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Mustang Ranch owner charged with improper handling of asbestos
Release Date: 2/11/2005
Contact Information: Laura Gentile (email@example.com) - 415/947-4227 (desk) or 415/760-9161 (cell)
SAN FRANCISCO -- This week the new owner of the Mustang Ranch building agreed to pay the U.S. Environmental Protection Agency $23,000 for improperly removing asbestos from the building, in violation of the Clean Air Act.
The owner of the building, Lance Gilman of Mustang, Nev., and Ralph Lynn, the owner of Lynn House Moving of Yerington, Nev., allegedly failed to properly remove asbestos from the building before demolishing the building.
The EPA and Nevada Division of Environmental Protection inspected the site after both agencies received citizen complaints in May 2004. The EPA filed the enforcement action because NDEP is not delegated to administer the asbestos program in Nevada.
"Asbestos, which is present in many buildings, is a serious health hazard if not handled properly," said Deborah Jordan, director of the EPA's air division for the Pacific Southwest region. "Anyone removing asbestos from buildings must minimize any risks to human health."
In 2003 Gilman bought the building from Bureau of Land Management. Before selling the buildings, the BLM determined that the building contained asbestos. Last year, Gilman demolished part of the building and transported several sections to another location. The EPA and NDEP tested the materials and discovered asbestos in some of the building materials, including ceiling tiles and linoleum flooring.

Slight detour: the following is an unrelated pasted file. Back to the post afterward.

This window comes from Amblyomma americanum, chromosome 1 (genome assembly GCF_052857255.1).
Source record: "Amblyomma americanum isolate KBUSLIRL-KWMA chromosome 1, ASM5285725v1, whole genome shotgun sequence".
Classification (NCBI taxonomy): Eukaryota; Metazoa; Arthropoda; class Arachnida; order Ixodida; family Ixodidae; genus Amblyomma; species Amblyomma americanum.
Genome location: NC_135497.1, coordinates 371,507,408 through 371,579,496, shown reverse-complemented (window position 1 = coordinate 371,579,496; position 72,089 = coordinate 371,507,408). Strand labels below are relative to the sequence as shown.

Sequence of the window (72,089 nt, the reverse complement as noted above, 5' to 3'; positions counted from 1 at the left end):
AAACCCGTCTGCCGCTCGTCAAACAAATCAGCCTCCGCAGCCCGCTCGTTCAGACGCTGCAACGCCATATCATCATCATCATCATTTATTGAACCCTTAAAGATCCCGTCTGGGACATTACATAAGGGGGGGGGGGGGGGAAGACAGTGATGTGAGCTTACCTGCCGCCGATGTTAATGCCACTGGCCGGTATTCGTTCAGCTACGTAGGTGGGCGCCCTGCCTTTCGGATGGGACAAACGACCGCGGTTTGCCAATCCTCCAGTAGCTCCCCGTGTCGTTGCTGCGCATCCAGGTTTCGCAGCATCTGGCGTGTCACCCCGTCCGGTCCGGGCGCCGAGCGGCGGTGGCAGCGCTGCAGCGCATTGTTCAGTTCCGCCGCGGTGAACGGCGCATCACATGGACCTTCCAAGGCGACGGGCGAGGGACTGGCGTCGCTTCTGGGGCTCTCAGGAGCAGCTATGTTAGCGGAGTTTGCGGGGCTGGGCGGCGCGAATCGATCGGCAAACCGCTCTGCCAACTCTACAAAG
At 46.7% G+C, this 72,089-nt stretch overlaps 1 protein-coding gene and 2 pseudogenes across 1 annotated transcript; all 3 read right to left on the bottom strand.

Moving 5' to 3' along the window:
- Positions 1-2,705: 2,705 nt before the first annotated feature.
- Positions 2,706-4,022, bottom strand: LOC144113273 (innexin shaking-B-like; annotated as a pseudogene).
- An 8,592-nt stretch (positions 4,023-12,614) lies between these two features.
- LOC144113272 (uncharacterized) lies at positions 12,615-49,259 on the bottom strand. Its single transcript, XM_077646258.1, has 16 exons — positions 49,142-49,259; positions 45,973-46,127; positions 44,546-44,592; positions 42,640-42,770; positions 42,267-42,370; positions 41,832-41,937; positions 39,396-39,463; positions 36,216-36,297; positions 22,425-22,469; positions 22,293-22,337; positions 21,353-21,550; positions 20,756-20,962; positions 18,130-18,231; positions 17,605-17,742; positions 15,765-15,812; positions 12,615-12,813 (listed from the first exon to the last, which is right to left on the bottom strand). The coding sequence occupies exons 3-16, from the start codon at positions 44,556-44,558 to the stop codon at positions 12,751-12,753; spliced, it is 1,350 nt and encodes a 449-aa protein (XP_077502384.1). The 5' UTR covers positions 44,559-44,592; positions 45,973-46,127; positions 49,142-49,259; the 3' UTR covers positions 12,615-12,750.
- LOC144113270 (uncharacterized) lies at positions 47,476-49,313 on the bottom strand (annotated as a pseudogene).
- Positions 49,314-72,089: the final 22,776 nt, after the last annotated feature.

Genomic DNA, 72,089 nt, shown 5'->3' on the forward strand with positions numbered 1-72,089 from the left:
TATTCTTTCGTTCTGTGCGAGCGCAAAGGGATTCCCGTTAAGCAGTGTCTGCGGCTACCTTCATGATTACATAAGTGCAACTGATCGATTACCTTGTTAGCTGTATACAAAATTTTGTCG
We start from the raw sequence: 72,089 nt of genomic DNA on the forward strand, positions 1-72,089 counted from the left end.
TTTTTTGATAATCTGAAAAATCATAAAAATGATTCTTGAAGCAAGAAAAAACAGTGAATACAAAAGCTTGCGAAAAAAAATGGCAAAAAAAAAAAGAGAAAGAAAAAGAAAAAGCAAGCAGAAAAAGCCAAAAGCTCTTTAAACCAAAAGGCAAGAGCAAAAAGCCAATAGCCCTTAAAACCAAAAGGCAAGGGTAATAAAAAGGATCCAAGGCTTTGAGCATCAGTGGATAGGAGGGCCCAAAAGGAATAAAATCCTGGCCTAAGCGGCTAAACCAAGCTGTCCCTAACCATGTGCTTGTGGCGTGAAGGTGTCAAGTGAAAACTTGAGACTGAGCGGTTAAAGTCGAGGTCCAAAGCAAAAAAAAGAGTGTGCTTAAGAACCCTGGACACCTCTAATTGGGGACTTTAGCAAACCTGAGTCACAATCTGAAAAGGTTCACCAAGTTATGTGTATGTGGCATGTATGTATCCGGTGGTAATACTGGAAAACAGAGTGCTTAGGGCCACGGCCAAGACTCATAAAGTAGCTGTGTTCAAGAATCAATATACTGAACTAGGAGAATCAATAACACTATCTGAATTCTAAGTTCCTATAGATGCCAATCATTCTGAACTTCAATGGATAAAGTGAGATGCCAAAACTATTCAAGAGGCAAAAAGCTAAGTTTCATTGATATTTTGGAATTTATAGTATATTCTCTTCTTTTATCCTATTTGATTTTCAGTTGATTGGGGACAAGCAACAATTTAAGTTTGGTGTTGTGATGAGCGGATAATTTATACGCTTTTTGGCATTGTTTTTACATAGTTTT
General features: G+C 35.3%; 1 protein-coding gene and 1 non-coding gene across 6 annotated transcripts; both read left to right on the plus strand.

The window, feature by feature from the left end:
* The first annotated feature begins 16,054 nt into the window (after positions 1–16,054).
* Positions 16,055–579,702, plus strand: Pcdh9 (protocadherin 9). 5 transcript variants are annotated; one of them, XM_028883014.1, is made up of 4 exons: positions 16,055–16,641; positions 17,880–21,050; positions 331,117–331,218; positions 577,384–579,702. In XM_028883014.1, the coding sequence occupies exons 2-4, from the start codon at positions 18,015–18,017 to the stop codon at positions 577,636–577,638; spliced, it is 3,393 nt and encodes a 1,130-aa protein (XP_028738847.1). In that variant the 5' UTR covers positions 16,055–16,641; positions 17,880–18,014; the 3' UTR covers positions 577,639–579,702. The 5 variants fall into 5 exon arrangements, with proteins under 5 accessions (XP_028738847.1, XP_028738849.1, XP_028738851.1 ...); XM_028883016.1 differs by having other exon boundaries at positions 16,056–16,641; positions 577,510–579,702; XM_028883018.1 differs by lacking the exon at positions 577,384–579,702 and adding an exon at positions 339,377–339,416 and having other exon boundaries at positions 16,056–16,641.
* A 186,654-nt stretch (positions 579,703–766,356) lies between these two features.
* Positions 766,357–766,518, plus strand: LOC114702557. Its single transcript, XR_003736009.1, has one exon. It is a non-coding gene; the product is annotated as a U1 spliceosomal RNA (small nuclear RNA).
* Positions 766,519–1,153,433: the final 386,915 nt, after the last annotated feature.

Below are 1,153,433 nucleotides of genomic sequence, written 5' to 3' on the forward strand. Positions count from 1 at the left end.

Asbestos, made up of microscopic bundles of fibers, is commonly used in thermal insulation, fireproofing and other building materials. Asbestos has been linked to significant health problems, including lung cancer. When asbestos-containing materials become damaged or disturbed, the fibers separate and may then become airborne and inhaled into the lungs.
The EPA's Clean Air Act specifies procedures that must be followed by anyone disturbing building materials that may contain asbestos. The EPA requires that the materials be kept wet in order to prevent any asbestos fibers from becoming airborne. In Washoe and Clark counties, the county governments are responsible for regulating air emissions of hazardous asbestos that can occur during renovation and demolition activities. In all other Nevada counties, the EPA administers the asbestos program.
Gilman is required to pay the penalty by mid-March.